Wrong Turn (2003)
Reviewed on 2006 December 19
After a nice pre-credits setup, the movie follows lost businessman Chris Finn (Desmond Harrington), late for an interview and trying desperately to navigate his way through the mountains of West Virginia. After getting directions from a gas station owner that makes the guys from Deliverance look like GQ material, he decides on a shortcut…and runs into five campers. Scott and Carly (Jeremy Sisto and Emmanuelle Chriqui) just got engaged. Evan and Francine (Kevin Zegers and Lindy Booth) are there to party too, and the four brought their friend Jessie (Eliza Dushku) with them because they didn’t want her to miss out on the fun. Good thing for them. Her character was the only one of that lot that had a brain.
Chris and the campers have car trouble, and they’re in a world of hurt — they’re in such a remote area that their cell phones won’t work. They split up (come on, when is this ever a good idea?) and start trekking through the woods for shelter, or at least a working phone. Scott, Carly, Chris and Jessie find an implausibly creepy house and at this point most people without a death wish would go as far as they could in the opposite direction, but no, they go in because Carly has to pee. How would someone like this even go on such a hard-core camping trip? They’re in the middle of nowhere, she can run behind a bush, she can sneak behind one of the fifty zillion rusted cars rotting in the weedy front lawn, but no, she wants to go inside. Why would you assume this place even had plumbing? Though anyone else on the planet would write this off as a Very Bad Idea, they go in…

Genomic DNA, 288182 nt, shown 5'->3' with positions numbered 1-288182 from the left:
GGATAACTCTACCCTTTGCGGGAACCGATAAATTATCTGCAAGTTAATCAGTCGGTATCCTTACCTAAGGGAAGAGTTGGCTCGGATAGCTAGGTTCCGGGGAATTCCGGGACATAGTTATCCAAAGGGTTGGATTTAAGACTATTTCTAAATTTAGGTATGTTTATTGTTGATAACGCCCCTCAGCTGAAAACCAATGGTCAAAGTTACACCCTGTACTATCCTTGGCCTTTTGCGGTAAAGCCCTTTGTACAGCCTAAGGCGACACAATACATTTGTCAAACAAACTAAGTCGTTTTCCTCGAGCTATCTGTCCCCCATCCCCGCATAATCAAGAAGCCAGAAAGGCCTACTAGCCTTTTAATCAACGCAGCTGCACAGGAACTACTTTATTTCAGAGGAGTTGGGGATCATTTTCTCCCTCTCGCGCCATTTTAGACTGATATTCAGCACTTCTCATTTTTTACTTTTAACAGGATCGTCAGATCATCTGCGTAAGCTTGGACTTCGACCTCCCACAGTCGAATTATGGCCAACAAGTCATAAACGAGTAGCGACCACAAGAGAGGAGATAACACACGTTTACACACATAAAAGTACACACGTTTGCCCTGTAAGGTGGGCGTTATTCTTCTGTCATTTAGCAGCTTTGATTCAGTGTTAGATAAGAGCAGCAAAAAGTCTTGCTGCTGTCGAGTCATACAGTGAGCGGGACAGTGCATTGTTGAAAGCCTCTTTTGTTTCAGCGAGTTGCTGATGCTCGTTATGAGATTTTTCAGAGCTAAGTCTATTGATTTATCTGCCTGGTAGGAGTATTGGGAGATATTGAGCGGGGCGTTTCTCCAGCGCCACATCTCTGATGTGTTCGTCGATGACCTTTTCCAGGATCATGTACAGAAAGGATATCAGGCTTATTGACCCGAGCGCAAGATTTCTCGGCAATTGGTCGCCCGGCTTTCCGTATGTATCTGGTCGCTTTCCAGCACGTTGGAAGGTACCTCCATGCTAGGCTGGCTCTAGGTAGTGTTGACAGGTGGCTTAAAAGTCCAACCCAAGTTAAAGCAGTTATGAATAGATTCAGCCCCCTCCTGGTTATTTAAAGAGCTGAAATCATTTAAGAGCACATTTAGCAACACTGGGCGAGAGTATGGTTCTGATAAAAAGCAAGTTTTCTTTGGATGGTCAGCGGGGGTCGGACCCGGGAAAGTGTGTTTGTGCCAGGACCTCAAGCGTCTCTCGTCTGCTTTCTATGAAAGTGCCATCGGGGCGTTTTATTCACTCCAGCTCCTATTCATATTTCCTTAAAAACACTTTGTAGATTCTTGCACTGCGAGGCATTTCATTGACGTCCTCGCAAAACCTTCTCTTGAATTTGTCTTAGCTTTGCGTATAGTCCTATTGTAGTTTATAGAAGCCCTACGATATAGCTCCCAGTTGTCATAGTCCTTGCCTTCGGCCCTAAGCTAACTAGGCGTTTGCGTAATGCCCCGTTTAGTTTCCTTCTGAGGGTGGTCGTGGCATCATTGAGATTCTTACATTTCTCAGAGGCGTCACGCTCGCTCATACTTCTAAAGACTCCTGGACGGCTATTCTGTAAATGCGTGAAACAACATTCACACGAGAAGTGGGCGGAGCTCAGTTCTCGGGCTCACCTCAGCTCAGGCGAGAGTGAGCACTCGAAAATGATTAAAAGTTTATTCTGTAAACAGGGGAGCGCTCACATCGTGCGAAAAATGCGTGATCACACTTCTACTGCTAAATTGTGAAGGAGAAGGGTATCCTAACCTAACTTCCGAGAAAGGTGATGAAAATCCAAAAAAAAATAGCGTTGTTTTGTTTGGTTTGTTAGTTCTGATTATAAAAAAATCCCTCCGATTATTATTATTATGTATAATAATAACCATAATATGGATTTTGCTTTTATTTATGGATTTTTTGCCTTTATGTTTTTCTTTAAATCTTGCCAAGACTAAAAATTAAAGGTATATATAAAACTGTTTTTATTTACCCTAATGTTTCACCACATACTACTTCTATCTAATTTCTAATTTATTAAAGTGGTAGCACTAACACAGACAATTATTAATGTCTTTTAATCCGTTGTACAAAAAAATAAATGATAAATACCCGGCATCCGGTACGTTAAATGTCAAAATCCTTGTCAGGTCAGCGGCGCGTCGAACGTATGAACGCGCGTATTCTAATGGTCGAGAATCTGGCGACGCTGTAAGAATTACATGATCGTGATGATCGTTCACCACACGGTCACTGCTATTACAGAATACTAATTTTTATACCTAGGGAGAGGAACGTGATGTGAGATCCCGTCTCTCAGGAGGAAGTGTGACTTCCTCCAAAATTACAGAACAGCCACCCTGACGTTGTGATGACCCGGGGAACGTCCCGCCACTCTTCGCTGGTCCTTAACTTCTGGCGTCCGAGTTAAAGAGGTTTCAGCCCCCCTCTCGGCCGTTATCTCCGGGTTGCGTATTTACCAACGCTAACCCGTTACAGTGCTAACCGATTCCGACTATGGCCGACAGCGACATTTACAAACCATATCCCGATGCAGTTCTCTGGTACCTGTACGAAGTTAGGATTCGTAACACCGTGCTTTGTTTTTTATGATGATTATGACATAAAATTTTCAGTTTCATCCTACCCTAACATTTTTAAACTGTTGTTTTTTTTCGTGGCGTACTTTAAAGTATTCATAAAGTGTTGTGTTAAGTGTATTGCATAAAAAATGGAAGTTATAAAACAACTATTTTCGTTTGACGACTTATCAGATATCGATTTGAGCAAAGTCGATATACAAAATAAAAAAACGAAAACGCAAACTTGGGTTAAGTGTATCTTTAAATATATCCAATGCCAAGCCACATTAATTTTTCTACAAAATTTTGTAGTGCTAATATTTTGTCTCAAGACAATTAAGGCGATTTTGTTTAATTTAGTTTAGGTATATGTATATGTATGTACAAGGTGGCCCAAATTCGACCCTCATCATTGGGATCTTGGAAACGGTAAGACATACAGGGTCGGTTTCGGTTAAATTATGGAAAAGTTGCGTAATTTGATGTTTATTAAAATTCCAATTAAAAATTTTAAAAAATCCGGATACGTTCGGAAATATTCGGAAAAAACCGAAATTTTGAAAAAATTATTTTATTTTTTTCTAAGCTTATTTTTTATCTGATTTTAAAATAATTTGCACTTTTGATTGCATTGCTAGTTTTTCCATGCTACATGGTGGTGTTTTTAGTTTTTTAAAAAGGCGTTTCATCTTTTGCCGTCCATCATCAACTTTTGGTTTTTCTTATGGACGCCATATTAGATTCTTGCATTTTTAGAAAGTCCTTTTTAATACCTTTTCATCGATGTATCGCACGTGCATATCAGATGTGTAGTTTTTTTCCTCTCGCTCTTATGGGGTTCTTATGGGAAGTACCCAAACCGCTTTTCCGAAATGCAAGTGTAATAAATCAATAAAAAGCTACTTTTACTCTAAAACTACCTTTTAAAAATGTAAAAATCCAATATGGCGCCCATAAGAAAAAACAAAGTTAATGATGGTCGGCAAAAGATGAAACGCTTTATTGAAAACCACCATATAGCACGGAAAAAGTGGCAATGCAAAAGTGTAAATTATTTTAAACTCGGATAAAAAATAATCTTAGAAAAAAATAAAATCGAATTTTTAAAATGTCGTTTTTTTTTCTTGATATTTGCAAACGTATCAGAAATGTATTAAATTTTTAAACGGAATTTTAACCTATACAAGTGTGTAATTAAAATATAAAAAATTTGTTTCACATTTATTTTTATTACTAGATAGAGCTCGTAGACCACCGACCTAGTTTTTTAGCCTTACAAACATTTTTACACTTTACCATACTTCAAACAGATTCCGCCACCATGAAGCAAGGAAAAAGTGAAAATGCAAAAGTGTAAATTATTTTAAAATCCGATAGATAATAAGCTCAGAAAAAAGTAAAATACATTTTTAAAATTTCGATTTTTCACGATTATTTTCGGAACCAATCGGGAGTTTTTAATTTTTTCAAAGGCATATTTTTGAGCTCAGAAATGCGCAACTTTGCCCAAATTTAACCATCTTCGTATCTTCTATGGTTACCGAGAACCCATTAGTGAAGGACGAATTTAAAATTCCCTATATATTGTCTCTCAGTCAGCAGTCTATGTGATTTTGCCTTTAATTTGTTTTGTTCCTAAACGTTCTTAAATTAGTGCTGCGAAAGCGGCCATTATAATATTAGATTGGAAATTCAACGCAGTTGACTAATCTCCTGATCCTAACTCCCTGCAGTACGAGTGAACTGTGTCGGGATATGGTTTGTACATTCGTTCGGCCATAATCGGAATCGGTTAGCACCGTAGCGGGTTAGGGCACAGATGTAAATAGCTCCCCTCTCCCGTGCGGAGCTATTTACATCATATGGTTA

While the characters do stuff that leaves you open-mouthed, they’re at least nice enough. If the characters are dumb and mean, I want them to get whacked. The party’s over for me, because I’m just going to laugh when they go check out that noise by themselves or give that stranger they picked up by the mental institution a ride. Wrong Turn does have some good scares in it, and that’s what made it so frustrating. The house was actually very scary, but the audience deserved a better reason to see the inside of it. Plausibility aside, the acting was good, and the inbred cannibals are fantastic. Stan Winston’s people convincingly brought what look like a bunch of failed lab experiments to life.
Two chocolate morsels.